Economic collapse, moral collapse, and spiritual collapse. Micah is speaking directly to Judah in 700BC, but is he not also speaking to US in 2014AD?! “Mourn for the collapse of your nation. Mourn for the disrepair of your country.” “Make yourselves as bald as the eagle.” And mourn! What does the Lord require but justice and kindness and a humble walk with God? These things we are throwing away, and we will suffer for it.
But, will peace come in the Mourning? Micah also speaks also of a Conqueror who will come to Judah. Part of his warning is that God will send someone who will take them over. Who might that be?
Well, when Micah was preaching, it could have been Assyria. The Assyrians had already conquered the Kingdom of Israel in the north. But in the end, more than 100 years after Micah’s preaching, it turned out to be the Babylonians. Babylon and King Nebuchadnezzar was the raging beast that gobbled up the Assyrians and then they conquered Judah.
That’s Judah and her conqueror. What of us? What of America? Who will conquer us? Is God preparing a conqueror for us, as He did for Judah?
Are we to be conquered by the armed forces of another nation? That may seem preposterous right now, when America is the world’s only superpower. But you can bet that ISIS has got President Obama a little nervous right now. It could happen. We did just commemorate 9/11 last Thursday!
Or will our conquest be more subtle? Will it be that no outside force will be so dangerous as our inside forces? Will it be that conquest will come from our abandoning God’s requirements? Will the conquest come from within as we ignore justice, discount compassion, and make a mockery of true faith? Are the seeds of our conquest already sown in our failing economy, our moral misjudgments, and our spiritual anemia?
I know today that I sound impossibly prudish. To call for personal integrity, to summon us to treat all people with dignity, of whatever race or standing or opinion, is to take a stand in quicksand. To ask for respectful language, to work for faithfulness in marriage, to point out the evils of alcohol and marijuana is a struggle that no 21st century prophet will easily win. But God told Micah to call the people to kindness and mercy and integrity; how can we today do any less?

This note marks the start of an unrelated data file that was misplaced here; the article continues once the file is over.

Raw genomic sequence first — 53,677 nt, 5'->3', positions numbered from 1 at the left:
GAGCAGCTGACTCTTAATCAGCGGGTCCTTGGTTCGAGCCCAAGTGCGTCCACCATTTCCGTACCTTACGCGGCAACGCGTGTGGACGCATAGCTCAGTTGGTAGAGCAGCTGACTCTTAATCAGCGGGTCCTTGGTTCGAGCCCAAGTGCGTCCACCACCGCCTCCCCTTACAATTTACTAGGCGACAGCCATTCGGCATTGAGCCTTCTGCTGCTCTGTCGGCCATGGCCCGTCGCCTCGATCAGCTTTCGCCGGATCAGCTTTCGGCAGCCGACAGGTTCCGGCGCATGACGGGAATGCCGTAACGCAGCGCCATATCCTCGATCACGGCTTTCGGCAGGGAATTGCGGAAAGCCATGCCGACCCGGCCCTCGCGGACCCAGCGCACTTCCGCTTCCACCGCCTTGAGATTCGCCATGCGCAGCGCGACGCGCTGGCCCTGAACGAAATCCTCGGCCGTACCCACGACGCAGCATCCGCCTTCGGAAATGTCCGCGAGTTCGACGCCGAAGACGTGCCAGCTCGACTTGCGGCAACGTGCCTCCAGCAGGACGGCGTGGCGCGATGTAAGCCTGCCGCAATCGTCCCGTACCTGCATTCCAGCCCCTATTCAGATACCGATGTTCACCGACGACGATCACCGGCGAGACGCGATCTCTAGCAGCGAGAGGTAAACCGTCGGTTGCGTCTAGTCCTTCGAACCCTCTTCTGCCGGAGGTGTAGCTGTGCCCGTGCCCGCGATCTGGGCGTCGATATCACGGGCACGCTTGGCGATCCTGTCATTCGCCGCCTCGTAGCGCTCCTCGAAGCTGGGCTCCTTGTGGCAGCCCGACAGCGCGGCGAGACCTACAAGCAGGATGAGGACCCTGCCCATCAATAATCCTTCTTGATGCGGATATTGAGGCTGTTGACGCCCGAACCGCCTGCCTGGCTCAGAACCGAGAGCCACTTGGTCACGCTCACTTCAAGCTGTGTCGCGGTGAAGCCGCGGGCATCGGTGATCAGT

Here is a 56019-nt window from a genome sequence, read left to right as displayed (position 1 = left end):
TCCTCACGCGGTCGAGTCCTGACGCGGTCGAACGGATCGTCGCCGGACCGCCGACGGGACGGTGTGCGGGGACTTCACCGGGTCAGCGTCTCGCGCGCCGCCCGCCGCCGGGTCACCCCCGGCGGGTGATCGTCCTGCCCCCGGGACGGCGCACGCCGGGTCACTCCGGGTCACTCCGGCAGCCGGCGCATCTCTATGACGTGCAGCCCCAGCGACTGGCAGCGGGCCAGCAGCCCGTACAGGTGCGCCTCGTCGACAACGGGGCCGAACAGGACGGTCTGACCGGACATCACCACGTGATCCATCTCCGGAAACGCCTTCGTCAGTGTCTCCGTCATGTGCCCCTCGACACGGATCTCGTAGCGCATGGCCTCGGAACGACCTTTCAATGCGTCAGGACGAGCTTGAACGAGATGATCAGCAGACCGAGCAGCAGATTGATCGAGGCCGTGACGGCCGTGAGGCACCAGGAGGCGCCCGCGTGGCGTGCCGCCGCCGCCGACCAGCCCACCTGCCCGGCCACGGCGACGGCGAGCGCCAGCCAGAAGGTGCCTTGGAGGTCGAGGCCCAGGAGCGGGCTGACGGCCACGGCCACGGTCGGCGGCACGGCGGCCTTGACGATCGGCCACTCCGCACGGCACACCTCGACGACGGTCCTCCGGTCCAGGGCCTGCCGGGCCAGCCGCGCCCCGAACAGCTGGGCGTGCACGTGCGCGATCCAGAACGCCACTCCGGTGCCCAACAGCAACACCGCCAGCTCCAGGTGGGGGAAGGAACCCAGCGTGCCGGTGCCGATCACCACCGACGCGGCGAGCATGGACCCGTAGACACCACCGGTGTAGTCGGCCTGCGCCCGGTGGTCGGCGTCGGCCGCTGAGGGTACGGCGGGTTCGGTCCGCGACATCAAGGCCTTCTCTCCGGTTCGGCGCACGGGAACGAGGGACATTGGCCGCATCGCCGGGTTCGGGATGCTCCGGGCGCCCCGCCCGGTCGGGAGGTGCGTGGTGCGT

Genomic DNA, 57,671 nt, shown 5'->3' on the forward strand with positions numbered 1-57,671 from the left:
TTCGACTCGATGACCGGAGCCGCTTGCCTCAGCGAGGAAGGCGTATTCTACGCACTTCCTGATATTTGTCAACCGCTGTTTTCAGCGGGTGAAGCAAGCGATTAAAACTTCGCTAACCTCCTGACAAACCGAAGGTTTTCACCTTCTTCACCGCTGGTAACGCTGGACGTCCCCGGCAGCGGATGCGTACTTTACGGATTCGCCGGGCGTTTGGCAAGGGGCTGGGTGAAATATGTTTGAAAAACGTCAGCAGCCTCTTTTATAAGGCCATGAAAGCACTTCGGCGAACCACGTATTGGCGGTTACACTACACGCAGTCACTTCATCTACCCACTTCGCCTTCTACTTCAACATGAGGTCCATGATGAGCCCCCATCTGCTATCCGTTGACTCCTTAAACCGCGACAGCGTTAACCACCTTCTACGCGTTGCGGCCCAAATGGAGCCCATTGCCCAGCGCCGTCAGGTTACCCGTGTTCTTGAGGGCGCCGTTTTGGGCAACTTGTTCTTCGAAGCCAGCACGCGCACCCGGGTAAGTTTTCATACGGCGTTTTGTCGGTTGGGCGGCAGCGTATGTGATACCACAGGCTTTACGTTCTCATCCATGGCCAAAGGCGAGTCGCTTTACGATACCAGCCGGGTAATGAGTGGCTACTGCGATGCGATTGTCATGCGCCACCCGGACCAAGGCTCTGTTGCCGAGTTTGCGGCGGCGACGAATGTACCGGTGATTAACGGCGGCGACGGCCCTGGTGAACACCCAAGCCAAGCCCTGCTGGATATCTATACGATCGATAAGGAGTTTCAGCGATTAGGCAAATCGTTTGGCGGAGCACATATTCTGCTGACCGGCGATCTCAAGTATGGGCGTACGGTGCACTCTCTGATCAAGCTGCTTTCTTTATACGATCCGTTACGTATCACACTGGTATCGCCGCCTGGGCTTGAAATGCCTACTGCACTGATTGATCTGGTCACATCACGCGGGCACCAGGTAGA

And I know that today it is no longer fashionable to utter the clear word of the Scripture, that Jesus Christ is the way, the truth, and the life; that outside of Him there is no hope; and that there is no other name under heaven given among men whereby we may be saved. I know that the politically correct thing is to be vaguely spiritual in some non-committal way.
But the God of Abraham, Isaac, and Jacob; the God of Israel and Judah; the God of Micah the prophet and David the King and Solomon the Wise; most of all, the God of Jesus of Nazareth permits no rivals and allows no imposters. Who is like Yahweh? He is God, and there is no other. If we do not take that message to a truth-starved world, then we have lost it all. We are conquered. Not by outside forces, but by our own reluctance to stand and be counted. Are we like bald vultures?
Will Peace, even Joy, Come in the Mourning?
Here is the Good News: Here is the wonderful Good News: Our God has already sent a Conqueror. Our God has already invaded us, and has sent us one who will conquer our hearts as well as our possessions and our bodies. Our God has already come among us in power, and has already gained victory over everything that threatens us.
Our God has sent a Conqueror, the Captain of our souls, who climbed Mount Calvary, and in His sacrificial death paved the way. We learn from Jesus the cost of our salvation and we see in Him the way to love.
Our God has sent a Conqueror, who in His glorious resurrection has defeated death and has destroyed the powers of evil. Our God has sent a Conqueror who has showed us more than justice, whose compassions fail not, and who has taken captive our very hearts.
For though we deserve to die, He gives life. Though we feel grief, He gives a reason to hope. He is a Conqueror, though not like any other. “For not with swords loud clashing, nor roll of stirring drums; with deeds of love and mercy the heavenly Kingdom comes.” (from Lead On, O King Eternal)
Will Peace Come in the Mourning? May our sign no longer be the Bald Vulture, the raptor that signals mourning for a failing people. May our sign be the dove of peace, descending around the cross. The dove of Christ’s peace, doled out in justice, love, and presence. The Dove of Baptism which signals each of us as called by God to stand tall. Come. Come and find peace, even in the mourning. Amen.
Resources: (with special thanks and credit to Joseph Smith [cf below] for his insight and illustrations)
Psalms for All Seasons: A Complete Psalter for Worship; Calvin Institute of Christian Worship; Grand Rapids, MI; 2012; P. 464.
Smith, Joseph; “The Bald Eagle”; Takoma Park Baptist Church; Washington, DC; July 6, 2008.
Smith, Ralph L.; Word Biblical Commentary 32; Word Books; Waco, TX; 1984; Pp. 4-23.